Or is there a more primitive explanation? One that is grounded in reality, and relates to an experience that almost every member of the human race is united by. This is what I wish to discuss.

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The question of whether or not the widely available image of the Gray alien in popular culture, is the source of my fear, is the first question to address. I believe that this is too simple an answer and a lazy explanation for this phenomenon. Something a parent might tell their child to quell their fears, or the explanation for a particularly nasty nightmare. As we know nightmares and dreams in general can have absolutely no relation to the recent experiences of the person who dreamt them, and it is entirely possible to create new and unique creatures and landscapes within the mind of every person.

My reason for this belief is based on the fact that the description of the Gray alien and the phobic response it can produce, predates the contemporary media culture that I have grown up with.There are descriptions of such creatures and the mischief that comes with them, long before UFO sightings became the norm, and folks began to wonder who might be operating them. Sure they used to go by the name of goblins, ghouls, and demons but it is my belief these are descriptions of the same entity. The abduction phenomena also has a considerable legacy, but one uniting factor between the majority of cases, is the Gray alien type. Certainly pop culture could be responsible for some, but not all of the phobic responses produced. I can remember my fear of Grays before any memory of watching a film or television program about them.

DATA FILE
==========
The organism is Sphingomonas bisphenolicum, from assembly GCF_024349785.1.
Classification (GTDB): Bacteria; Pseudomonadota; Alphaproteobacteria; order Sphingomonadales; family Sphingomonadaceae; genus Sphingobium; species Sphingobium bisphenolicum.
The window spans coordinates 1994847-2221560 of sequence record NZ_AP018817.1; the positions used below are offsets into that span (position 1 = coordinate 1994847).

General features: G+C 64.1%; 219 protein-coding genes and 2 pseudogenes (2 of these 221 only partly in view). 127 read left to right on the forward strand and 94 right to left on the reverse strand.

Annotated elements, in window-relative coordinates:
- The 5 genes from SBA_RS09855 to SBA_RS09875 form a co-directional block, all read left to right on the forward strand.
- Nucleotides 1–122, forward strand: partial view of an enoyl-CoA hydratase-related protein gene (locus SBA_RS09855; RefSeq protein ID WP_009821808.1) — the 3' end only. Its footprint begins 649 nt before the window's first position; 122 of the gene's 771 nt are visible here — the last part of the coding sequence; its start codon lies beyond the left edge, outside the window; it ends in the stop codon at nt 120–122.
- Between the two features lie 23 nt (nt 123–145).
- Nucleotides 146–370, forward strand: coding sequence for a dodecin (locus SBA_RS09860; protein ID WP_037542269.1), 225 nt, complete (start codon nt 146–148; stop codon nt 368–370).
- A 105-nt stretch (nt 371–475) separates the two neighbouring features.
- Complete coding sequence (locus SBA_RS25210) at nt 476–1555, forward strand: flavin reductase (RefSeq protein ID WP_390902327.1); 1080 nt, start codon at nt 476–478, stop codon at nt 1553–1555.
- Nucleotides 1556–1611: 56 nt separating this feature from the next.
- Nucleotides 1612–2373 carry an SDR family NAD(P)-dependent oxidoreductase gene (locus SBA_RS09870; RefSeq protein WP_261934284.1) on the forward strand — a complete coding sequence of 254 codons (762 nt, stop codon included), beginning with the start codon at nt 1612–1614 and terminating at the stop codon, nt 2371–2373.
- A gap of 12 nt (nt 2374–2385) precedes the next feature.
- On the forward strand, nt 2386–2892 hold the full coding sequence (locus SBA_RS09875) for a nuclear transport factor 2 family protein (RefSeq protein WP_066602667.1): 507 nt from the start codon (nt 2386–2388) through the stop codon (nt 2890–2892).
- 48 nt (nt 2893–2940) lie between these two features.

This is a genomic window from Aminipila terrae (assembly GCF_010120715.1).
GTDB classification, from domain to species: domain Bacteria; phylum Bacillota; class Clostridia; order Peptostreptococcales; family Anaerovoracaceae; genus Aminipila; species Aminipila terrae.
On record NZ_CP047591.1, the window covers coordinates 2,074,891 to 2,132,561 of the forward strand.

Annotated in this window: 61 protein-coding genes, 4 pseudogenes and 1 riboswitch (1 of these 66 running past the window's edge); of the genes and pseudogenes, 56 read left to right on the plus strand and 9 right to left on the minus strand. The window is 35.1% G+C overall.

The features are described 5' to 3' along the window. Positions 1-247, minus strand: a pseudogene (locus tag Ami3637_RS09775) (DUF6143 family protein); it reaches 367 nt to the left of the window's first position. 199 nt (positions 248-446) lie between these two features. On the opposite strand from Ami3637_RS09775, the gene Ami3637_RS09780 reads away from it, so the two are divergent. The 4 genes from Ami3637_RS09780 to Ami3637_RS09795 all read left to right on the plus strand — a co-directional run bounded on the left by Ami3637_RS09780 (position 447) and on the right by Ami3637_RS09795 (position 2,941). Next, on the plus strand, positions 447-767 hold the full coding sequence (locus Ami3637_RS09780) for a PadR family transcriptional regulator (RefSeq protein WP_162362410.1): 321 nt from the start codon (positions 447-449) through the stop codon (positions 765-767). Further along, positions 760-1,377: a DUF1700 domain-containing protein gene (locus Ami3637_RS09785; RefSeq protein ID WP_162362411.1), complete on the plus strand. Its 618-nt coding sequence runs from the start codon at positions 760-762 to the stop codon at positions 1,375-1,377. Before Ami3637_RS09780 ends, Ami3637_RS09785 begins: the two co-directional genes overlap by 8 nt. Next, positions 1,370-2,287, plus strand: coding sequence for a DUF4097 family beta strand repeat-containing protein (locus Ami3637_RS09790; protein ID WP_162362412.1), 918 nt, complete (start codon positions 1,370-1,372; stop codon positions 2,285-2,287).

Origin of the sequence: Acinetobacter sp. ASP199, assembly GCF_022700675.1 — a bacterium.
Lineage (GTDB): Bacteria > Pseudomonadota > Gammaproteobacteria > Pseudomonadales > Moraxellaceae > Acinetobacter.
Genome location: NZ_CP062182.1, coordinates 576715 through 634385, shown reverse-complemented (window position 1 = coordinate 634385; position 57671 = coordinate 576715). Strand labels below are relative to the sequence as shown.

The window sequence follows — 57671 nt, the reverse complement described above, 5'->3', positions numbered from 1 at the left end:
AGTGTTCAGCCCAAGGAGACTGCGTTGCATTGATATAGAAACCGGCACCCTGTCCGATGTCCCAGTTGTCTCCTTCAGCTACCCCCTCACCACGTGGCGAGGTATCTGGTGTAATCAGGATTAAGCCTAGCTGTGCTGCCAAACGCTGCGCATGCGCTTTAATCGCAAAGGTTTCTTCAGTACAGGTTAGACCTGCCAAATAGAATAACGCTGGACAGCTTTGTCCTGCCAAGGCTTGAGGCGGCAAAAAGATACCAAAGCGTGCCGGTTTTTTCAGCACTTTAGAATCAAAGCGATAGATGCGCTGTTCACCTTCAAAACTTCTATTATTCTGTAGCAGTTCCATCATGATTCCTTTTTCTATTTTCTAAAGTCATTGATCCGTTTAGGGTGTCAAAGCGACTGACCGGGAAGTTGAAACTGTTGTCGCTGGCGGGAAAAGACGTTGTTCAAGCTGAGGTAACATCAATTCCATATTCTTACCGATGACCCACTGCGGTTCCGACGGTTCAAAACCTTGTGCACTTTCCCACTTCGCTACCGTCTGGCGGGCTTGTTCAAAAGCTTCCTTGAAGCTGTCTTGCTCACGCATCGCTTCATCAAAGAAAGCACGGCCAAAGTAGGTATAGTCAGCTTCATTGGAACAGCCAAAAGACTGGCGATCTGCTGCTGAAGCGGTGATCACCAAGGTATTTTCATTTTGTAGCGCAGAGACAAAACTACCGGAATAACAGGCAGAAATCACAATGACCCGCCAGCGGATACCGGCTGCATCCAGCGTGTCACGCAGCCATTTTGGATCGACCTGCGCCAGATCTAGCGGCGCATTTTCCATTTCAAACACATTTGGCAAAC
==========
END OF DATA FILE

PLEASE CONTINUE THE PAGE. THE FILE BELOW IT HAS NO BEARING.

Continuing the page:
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This brings me on to the next question, is there a more primitive explanation? I believe the answer to this question is yes, and here is why.